Filed under: Complete 911 Timeline
Five minutes before the Pentagon was hit on September 11, 2001, a training exercise being run by a US intelligence agency just over 20 miles from the Pentagon was set to include the scenario of a small private jet plane crashing into a building. It is unclear whether the scenario was played out, or if the exercise had been called off by that time.
Important details of the exercise, which was being conducted by the National Reconnaissance Office (NRO) at its headquarters in Chantilly, Virginia, are revealed in a document obtained by the 9/11 Commission. The document, titled “Early Morning Flight Activity September 11, 2001,” was part of a series of 9/11 Commission records moved to the US National Archives at the start of this year. It was found there, and posted online, by History Commons contributor paxvector.
Exercise Observers Meet at 9:00 a.m.
The NRO exercise, which had been planned for several months, was set to commence at 9:00 a.m. on September 11, when its observers would meet to be briefed. The observers and exercise role players were to move to their positions for the exercise 10 or 15 minutes later. In the exercise scenario, a Learjet 35A with two pilots and four passengers on board would take off at 9:30 a.m. from Washington Dulles International Airport. This airport, which is located four miles from the NRO headquarters, is where American Airlines Flight 77–the plane that reportedly hit the Pentagon–took off from earlier that morning.…Continue reading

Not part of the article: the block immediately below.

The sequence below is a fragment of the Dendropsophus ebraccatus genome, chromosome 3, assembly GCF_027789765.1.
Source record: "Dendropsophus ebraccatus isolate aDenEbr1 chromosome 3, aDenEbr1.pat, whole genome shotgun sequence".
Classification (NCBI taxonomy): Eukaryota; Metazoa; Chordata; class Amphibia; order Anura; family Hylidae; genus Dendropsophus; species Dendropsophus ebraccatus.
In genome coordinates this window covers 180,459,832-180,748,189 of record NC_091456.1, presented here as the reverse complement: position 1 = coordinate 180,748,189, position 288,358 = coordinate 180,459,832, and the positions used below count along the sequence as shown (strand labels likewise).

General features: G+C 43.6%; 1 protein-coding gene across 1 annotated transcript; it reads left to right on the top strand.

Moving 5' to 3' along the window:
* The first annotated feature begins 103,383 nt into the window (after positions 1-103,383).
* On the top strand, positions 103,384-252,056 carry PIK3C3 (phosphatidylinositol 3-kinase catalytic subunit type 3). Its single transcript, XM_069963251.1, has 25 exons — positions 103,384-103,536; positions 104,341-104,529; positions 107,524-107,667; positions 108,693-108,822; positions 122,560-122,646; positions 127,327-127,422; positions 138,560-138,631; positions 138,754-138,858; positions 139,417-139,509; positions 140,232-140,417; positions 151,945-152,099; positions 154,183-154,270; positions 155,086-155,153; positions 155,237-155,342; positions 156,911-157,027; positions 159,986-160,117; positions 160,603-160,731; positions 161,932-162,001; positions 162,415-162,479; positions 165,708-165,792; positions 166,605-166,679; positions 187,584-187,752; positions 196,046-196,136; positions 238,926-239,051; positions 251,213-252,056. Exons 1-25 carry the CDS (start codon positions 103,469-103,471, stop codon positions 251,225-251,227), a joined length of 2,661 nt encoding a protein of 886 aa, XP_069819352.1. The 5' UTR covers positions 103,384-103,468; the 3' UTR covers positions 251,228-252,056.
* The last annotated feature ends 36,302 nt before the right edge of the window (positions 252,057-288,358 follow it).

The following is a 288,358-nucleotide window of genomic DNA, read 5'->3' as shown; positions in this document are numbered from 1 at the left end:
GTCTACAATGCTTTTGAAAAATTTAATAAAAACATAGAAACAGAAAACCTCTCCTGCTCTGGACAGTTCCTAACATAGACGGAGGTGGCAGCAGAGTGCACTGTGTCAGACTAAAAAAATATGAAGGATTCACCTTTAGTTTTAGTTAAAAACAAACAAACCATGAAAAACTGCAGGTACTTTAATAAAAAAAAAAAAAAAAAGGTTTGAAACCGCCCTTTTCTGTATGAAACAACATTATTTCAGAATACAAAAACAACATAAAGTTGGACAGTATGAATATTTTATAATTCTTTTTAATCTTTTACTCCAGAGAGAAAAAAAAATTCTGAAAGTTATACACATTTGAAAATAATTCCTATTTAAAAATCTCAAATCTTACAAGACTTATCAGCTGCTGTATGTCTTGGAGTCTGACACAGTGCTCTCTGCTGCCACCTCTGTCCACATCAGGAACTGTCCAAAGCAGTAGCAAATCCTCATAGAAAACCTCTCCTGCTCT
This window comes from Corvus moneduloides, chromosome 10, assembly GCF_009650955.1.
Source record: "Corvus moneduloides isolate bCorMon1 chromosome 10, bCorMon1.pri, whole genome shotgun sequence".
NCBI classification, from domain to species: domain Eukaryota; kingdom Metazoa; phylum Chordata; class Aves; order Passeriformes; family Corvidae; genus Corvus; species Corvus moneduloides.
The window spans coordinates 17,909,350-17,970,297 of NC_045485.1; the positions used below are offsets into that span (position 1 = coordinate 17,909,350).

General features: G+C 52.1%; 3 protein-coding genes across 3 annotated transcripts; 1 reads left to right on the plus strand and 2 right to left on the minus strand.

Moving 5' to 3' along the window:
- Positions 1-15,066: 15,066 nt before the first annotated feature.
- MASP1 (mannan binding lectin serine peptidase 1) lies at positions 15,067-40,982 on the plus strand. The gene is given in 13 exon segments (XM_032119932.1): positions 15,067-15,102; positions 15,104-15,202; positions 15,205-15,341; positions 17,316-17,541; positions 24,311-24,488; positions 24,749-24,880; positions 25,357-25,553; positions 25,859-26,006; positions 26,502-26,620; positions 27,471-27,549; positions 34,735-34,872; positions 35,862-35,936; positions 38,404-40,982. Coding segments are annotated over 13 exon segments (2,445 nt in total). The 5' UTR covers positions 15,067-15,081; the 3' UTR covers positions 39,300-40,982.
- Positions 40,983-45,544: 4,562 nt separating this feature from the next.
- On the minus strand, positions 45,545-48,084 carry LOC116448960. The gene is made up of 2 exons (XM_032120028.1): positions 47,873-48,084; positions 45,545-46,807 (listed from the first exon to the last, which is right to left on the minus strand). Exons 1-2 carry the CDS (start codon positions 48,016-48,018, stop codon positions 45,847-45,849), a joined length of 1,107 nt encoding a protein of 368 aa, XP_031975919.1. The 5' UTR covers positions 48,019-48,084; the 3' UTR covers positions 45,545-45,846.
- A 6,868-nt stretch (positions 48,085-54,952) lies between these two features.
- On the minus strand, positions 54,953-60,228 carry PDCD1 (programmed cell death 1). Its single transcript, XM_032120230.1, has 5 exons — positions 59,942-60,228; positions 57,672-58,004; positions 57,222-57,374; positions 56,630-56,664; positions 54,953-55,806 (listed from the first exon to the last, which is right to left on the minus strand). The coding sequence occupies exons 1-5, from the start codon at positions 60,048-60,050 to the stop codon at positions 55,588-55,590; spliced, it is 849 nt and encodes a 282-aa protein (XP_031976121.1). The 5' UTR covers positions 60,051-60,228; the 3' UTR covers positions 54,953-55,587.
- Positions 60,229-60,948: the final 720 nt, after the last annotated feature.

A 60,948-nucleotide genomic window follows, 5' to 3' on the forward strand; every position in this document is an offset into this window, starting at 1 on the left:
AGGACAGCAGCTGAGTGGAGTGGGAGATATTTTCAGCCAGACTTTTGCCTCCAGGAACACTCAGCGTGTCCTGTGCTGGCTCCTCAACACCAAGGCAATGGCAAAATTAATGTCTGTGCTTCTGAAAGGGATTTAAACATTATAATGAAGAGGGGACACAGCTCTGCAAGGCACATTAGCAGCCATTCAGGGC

May 22, 2003
Within minutes after the first aircraft hit the World Trade Center, the FAA immediately established several phone bridges that included FAA field facilities, the FAA Command Center, FAA headquarters, DOD, the Secret Service, and other government agencies. The US Air Force liaison to the FAA immediately joined the FAA headquarters phone bridge and established contact with NORAD on a separate line. The FAA shared real-time information on the phone bridges about the unfolding events, including information about loss of communication with aircraft, loss of transponder signals, unauthorized changes in course, and other actions being taken by all the flights of interest, including Flight 77. Other parties on the phone bridges, in turn, shared information about actions they were taking. NORAD logs indicate that the FAA made formal notification about American Flight 77 at 9:24 a.m., but information about the flight was conveyed continuously during the phone bridges before the formal notification.…Continue reading